RM Matters: Drug Seekers

RM Matters: Drug Seekers

Taiba Solaiman, RDA*:

In an effort to address the epidemic of pain killer abuse, Minnesota is the 34th state to mandate monitoring of prescribed controlled substances through a national database.
Starting in January, 2010, pharmacies in Minnesota are required to submit to the database the name and address of the patient, the name of the prescriber, and the name of the pharmacy that filled the prescription.
If a prescribing doctor suspects abuse and wants to check on a particular patient’s use of controlled substances, he or she will be able to go to the Minnesota Prescription Monitoring Program Database. The Minnesota Board of Pharmacy will manage this database. It is anticipated the program will not be fully functioning until March of this year.


According to a survey by the National Center on Addiction and Substance Abuse (CASA) at Columbia University, more than 10.5 million Americans are affected by substance abuse, which includes the use of alcohol, drugs, and prescribed medications. Dentists may unintentionally become involved by responding to patients’ requests for pain medications. Whether the patient’s intent is for personal use or re-sell, the dental team must be able to identify drug seekers.

Common drug seeking characteristics include:
• Unusual behavior in the reception room
• Refusal to see another practitioner for consultation
• Any indication the patient is receiving the same drugs from other doctors
• Assertive personality, often demanding immediate action
• May show unusual knowledge of controlled substances, as well as requests for specific drugs by name, dose, and quantity
• Reluctant or unwilling to provide former provider information
• Generally has no interest in diagnosis or treating the problem and only comes in for emergency care
• May exaggerate pain or simulate symptoms

Train staff to recognize and alert you to questionable patient demeanor. The first person to address a patient is usually the receptionist. By knowing the drug seeking characteristics, he or she should be able to identify a patient who exhibits drug-seeking behavior.

Do not provide pain medication to anyone who is not a patient of record. For example, an individual may arrive near closing time claiming severe pain and requesting a pain prescription until he or she can return for an appointment the next day. If the patient resists an examination, consider a referral to the emergency room for assistance. A drug-seeking individual could also be a person who claims to be from out of town and has lost his or her prescription. Offer a pain medication other than a narcotic, when appropriate. If the patient claims to have forgotten or lost a prescription on a trip, check with his or her home pharmacy and contact the dentist he or she claims provided the lost prescription. Be sure to have the patient fill out the same paperwork as any other new patient, especially a health history form. Document your conversation with the patient’s treating dentist or pharmacist in the patient’s chart along with any prescription provided.

In the event you have a request for pain medications from an established patient, perform an examination, diagnose the problem, and determine the appropriate treatment. Prescribe pain medication once you determine clinical support for the pain. If you prescribed the patient painkillers on several occasions in a short span of time, or if he or she continues putting off treatment, do not give another prescription. Explain why you cannot provide additional prescriptions. Established patients may also contact the office when they know you may be busy or over the weekend. They rely upon the likelihood that you will not have the chart available to take advantage of the situation. Document your interaction with the patient in his or her chart in an objective and factual manner. Consider withdrawing from care if the patient refuses to complete treatment.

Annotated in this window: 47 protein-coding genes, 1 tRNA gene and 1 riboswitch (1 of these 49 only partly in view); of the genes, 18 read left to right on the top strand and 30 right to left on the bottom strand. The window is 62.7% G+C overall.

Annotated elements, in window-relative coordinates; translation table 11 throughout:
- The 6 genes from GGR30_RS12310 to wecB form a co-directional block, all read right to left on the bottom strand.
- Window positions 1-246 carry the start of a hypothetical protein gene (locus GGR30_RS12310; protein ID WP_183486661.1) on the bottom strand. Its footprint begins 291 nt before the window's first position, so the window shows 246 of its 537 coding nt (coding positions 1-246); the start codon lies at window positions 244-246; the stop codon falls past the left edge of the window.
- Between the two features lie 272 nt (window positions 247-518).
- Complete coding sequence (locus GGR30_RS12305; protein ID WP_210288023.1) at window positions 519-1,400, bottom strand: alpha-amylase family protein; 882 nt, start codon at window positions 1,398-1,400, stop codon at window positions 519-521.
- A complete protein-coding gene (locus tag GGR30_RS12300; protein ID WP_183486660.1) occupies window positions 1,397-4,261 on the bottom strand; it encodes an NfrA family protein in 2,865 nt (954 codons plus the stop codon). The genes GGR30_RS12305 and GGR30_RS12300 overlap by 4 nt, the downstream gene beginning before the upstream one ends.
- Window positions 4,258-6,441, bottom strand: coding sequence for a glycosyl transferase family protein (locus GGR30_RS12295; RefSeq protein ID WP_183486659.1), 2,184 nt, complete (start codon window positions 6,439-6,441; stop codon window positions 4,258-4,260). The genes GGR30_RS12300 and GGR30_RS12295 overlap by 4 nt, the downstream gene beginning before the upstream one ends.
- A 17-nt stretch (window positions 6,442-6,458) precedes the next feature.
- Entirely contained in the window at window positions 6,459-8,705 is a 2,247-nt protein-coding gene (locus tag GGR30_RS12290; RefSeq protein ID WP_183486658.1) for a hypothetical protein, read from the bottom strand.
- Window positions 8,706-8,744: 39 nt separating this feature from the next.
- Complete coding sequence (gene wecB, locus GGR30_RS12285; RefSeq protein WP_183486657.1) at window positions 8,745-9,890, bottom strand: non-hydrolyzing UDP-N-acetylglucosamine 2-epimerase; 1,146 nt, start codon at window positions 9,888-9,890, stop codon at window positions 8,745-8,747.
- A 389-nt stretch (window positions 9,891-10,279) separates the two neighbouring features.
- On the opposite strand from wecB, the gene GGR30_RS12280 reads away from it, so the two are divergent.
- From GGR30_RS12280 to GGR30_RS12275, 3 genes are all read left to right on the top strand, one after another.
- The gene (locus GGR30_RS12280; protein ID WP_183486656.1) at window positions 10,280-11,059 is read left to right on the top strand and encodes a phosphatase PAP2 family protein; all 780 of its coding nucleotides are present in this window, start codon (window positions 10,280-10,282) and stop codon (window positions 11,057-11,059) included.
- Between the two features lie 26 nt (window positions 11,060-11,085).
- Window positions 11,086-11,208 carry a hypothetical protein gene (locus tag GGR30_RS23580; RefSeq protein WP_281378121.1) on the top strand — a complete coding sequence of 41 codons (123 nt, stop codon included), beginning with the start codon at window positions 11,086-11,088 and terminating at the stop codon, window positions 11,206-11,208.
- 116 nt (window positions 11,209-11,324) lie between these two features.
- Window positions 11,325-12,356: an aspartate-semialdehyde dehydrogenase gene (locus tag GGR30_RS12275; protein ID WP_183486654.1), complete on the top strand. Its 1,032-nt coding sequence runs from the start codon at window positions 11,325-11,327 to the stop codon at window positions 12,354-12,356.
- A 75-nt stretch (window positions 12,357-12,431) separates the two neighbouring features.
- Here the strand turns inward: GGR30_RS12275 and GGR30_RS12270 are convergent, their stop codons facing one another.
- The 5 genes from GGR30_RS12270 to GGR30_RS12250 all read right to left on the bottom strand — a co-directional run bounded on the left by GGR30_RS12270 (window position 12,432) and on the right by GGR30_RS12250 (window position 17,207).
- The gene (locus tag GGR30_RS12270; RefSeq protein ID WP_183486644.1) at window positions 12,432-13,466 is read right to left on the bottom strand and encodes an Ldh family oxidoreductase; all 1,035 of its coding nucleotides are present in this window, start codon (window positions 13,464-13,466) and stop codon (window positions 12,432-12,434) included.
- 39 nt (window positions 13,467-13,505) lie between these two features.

Follow the suggestions below to avoid becoming a target of drug seekers:
• Review the patient’s chart prior to prescribing medications, and pay attention to the amount and frequency of past prescriptions given to the patient. Providers might not recall the amounts and frequency of prior prescriptions.
• Do not prescribe over the phone, especially if you have not seen the patient previously.
• Do not prescribe a pain medication for a non-dental pain complaint (e.g., back pain, knee pain, and so forth).
• Establish a plan so you know where to refer a non-patient who claims to have a dental emergency, such as a hospital emergency room, the patient’s regular treating dentist, or a local clinic.
• Review medical histories carefully, and note suspicious findings. Consult other health care providers involved with the patient’s care.
• Do not keep prescription pads in treatment areas or controlled substances in unlocked cabinets.
• Do not call in a prescription within the hearing of others, including the patient for whom you are calling.
• Stay informed about what is going on in your community, and discuss suspicions with your pharmacists and colleagues.

Stay in control of the dentist-patient relationship and do not prescribe, dispense, or administer controlled substances to anyone you suspect of being a drug seeker. Misprescribing, over-prescribing, or failure to monitor patients who have a high potential for abuse could result in investigations by the federal, state, or local regulatory agencies. In some cases, patients have sued the prescribing doctor for giving too much medication and creating an addiction.

If you have any questions about the advice presented in this article or are unsure how to handle a potential situation in your practice, please call TDIC’s Risk Management Advice Line at (800) 733-0634.

*Taiba Solaiman is a Risk Management Analyst, TDIC, Sacramento, California.